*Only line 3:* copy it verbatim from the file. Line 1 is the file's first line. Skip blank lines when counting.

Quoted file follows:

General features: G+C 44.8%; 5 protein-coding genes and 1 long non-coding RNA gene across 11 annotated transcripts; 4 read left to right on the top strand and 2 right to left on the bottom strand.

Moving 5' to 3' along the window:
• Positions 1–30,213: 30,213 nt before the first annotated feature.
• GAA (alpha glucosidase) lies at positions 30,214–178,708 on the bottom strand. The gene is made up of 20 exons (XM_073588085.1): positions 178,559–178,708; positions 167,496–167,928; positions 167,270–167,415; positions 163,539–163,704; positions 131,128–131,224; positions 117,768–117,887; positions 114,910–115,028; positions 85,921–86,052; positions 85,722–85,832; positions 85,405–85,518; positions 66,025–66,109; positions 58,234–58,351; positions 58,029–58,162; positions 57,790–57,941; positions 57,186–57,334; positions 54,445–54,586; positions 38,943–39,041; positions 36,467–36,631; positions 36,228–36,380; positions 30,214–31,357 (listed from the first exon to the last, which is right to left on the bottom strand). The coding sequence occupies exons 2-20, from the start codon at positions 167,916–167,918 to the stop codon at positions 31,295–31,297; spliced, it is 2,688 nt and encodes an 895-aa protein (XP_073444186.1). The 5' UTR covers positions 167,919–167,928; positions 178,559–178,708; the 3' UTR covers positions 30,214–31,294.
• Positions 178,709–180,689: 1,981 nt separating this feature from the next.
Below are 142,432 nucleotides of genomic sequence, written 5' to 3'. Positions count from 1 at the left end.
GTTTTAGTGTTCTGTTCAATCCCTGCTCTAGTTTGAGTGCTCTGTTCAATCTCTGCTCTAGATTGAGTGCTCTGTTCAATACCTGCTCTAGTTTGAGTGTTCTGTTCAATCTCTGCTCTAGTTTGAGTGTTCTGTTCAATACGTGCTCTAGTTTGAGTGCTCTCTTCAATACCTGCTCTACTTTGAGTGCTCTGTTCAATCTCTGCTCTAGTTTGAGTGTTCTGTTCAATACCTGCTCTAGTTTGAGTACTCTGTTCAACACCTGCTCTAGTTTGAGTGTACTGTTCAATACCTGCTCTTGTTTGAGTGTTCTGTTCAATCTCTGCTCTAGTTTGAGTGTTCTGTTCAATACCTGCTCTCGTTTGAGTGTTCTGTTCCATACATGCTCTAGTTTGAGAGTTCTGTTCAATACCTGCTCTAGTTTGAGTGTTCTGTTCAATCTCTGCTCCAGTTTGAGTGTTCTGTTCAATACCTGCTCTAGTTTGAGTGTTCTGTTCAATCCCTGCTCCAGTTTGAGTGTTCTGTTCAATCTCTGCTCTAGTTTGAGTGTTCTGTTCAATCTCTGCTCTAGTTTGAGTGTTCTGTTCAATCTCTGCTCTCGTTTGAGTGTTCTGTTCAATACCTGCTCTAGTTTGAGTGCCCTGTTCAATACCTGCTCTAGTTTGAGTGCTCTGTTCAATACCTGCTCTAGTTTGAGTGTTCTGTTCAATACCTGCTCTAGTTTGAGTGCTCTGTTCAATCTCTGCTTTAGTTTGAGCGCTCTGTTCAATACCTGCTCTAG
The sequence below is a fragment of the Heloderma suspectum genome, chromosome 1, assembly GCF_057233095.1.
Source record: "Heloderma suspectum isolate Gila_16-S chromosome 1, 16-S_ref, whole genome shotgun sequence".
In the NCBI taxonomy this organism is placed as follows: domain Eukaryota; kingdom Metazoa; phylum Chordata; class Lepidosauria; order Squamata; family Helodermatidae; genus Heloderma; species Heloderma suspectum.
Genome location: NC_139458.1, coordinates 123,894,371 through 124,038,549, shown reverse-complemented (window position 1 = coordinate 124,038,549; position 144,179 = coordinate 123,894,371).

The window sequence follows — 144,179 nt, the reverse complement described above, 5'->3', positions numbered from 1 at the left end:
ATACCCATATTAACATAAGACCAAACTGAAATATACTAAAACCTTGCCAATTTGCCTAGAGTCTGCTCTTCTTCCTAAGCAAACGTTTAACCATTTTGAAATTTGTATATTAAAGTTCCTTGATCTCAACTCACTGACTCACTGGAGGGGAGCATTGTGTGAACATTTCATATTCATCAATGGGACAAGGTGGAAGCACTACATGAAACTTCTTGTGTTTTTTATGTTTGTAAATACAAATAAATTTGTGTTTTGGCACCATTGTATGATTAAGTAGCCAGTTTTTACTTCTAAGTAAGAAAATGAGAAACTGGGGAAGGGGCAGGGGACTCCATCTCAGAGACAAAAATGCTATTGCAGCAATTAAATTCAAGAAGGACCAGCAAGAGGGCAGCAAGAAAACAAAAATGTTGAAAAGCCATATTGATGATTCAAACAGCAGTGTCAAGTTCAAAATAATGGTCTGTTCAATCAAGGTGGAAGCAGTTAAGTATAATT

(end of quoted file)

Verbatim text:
• Positions 1–30,213: 30,213 nt before the first annotated feature.